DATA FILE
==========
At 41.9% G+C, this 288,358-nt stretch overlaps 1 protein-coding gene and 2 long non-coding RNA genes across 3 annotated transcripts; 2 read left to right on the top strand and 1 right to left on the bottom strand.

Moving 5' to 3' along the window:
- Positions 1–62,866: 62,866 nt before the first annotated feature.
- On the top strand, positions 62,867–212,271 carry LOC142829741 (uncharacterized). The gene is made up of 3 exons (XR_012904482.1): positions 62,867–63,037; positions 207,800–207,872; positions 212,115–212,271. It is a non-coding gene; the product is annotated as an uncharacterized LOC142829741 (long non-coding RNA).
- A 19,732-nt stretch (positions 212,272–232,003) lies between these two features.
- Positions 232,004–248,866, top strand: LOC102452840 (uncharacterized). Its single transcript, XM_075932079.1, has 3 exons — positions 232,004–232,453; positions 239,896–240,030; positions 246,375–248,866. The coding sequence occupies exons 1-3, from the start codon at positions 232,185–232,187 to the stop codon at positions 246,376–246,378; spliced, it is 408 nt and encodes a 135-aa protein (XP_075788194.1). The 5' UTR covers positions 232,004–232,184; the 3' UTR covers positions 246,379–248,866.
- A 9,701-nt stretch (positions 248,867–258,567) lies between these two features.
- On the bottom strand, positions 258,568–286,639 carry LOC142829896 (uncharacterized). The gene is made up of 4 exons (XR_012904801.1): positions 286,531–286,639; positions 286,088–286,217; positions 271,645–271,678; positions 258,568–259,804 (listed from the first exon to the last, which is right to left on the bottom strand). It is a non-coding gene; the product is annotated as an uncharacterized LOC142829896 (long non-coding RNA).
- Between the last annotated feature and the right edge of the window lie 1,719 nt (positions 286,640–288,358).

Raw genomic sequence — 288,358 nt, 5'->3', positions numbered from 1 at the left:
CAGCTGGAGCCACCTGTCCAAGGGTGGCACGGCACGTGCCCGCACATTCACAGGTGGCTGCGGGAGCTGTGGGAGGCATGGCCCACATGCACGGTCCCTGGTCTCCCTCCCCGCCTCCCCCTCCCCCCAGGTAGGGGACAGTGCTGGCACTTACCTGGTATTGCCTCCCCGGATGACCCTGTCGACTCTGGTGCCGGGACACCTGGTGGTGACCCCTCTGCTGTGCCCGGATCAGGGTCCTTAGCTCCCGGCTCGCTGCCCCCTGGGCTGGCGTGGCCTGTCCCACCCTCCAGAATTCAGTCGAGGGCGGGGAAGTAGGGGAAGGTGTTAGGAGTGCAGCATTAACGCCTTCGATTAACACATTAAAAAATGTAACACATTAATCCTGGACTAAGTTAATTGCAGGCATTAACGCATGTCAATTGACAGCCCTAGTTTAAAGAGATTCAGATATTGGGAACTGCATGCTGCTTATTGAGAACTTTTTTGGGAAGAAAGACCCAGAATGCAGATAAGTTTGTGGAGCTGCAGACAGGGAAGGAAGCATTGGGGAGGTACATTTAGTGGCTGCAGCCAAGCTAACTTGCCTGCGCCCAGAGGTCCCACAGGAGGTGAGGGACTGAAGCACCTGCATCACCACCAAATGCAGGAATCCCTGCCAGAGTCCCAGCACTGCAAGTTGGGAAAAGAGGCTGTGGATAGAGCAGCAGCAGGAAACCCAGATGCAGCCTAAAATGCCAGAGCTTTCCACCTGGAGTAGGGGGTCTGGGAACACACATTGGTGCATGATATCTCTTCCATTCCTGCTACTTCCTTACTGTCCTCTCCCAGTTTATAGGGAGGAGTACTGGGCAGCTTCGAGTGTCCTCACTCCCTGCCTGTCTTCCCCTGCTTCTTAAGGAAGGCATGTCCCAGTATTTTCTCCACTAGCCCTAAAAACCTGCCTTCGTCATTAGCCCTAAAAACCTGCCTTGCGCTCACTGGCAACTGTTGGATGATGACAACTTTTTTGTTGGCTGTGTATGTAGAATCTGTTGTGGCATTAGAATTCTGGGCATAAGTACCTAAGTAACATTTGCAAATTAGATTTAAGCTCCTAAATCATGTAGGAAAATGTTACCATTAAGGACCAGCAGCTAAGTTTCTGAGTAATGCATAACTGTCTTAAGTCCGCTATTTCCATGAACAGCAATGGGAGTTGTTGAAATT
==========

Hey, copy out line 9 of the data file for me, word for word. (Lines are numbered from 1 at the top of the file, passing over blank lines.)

- Between the last annotated feature and the right edge of the window lie 1,719 nt (positions 286,640–288,358).